Their arguments in favor of the use of the Slavic language in the liturgy convinced the Pope, who solemnly deposited liturgical books in Slavic on the altars of several churches in Rome. Furthermore, he decided to create a new archdiocese in the Danubian region which thus would be freed from the authority of the Archbishop of Salzburg. Since the elder brother Constantine died in Rome in 869, after receiving on his death bed the highest monastic rank and the name of “Cyril,” only Methodius was ordained by Hadrian II as Archbishop of Pannonia, with his see at Syrmium.

The choice of that place is significant because it was situated at the extreme southern border of the Moravian State, near the Byzantine frontier and far away from the bases of German political and ecclesiastical power. It proved, however, impossible completely to eliminate Frankish influence from the territory of Greater Moravia. Even in Slovakian Nitra, which besides Velehrad in Moravia proper remained the main center of the state of the Moymirids, a German priest, Wiching from Swabia, had to be accepted as bishop. He was, of course, under Methodius’ authority, but he soon became the leader of the opposition against his archbishop, who after his return from Rome in 870 had to struggle for fifteen years against the intrigues and accusations of his enemies.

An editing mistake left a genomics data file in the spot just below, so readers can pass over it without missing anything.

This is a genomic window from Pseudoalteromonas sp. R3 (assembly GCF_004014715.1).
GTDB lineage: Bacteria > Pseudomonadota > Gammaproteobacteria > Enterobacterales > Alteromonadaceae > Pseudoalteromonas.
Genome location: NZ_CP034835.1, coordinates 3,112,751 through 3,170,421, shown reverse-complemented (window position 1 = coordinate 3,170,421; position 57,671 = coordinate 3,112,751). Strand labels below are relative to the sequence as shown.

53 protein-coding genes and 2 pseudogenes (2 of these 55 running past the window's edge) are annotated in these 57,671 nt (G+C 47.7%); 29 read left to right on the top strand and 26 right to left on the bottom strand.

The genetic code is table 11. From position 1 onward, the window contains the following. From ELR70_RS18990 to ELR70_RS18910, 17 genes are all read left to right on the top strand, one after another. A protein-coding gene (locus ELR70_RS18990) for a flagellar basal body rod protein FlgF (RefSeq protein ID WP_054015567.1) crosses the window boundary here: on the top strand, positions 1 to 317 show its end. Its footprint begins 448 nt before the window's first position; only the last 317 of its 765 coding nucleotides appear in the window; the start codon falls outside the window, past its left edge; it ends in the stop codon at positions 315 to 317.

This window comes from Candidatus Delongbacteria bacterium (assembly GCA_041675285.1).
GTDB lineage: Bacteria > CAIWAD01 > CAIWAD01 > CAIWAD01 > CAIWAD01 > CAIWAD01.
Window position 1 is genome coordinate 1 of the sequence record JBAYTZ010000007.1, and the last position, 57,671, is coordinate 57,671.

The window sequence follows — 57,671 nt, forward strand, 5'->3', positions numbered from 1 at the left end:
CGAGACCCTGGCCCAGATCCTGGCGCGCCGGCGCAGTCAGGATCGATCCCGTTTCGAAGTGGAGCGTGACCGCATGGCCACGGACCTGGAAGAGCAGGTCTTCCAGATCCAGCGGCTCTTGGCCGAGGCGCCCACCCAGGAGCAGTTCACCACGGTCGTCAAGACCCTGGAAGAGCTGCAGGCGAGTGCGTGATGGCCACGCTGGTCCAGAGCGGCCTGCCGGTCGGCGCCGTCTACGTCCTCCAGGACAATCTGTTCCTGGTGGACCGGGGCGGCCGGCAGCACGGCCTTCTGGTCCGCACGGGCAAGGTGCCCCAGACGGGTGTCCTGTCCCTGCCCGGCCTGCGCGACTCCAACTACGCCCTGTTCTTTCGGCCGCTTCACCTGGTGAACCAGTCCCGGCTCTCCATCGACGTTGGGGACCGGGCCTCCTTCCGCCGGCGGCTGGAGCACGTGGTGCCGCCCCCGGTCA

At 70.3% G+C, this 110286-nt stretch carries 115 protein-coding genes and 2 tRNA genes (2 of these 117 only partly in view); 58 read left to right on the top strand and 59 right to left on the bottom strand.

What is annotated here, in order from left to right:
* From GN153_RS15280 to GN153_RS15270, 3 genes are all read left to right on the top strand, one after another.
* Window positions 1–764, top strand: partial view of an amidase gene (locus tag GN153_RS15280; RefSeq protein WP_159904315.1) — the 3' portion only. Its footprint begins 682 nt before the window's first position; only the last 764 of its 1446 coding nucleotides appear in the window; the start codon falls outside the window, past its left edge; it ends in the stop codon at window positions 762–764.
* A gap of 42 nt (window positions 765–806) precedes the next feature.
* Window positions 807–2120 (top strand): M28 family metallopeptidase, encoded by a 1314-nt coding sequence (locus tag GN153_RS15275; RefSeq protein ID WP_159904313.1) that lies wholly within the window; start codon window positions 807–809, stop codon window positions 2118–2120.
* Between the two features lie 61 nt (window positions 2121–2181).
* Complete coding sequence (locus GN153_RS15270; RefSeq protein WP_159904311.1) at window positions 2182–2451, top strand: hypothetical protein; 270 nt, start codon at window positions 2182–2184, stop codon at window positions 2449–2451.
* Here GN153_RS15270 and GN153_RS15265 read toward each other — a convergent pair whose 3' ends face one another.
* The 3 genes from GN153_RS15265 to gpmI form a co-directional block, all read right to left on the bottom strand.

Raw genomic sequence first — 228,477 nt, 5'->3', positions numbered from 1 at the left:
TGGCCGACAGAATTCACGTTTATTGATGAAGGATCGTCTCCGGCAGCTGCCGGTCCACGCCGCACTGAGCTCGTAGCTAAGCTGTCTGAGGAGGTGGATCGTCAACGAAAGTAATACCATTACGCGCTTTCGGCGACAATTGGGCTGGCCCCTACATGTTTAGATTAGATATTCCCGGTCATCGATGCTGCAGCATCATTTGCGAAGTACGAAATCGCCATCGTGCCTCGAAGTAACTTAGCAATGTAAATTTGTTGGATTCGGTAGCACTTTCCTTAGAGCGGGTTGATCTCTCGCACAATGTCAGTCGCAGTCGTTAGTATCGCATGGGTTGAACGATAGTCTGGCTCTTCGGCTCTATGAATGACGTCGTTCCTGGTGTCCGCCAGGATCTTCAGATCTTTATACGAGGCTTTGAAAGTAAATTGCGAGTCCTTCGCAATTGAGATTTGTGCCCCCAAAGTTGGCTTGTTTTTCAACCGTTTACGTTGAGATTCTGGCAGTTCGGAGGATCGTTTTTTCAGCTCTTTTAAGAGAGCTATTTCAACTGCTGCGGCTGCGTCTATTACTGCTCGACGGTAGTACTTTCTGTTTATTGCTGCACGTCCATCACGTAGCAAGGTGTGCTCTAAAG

Methodius’ position was now even more difficult than before because in the same year, 870, Rostislav’s nephew Svatopluk rebelled, with German assistance. After arresting his uncle, he occupied the throne himself. Although he proved a skillful and energetic ruler, who soon broke with the Germans politically and by 874 restored the independence of the Moravian State, he was prepared to compromise in ecclesiastical matters. In particular, he seems to have been less interested than his predecessor in the Slavic liturgy, which continued to be the chief target of the attacks of the German clergy.

Although Methodius probably acted as papal legate to the Slavic peoples, he was tried by King Louis the German and remained in prison for three years. Not before 873 did Pope John VIII obtain his release, and in 879 the Pope again summoned him to Rome. For the second time Methodius succeeded in defending himself against all charges regarding his orthodoxy and in obtaining another papal approval of the use of the Slavic language in church. This time, however, the Pope made some reservations; for instance, he requested that at least the Gospel be first read in Latin. But in general, John VIII continued to support Methodius. He returned to his archbishopric once more, and there, amidst growing difficulties, he defended his work until his death in 885.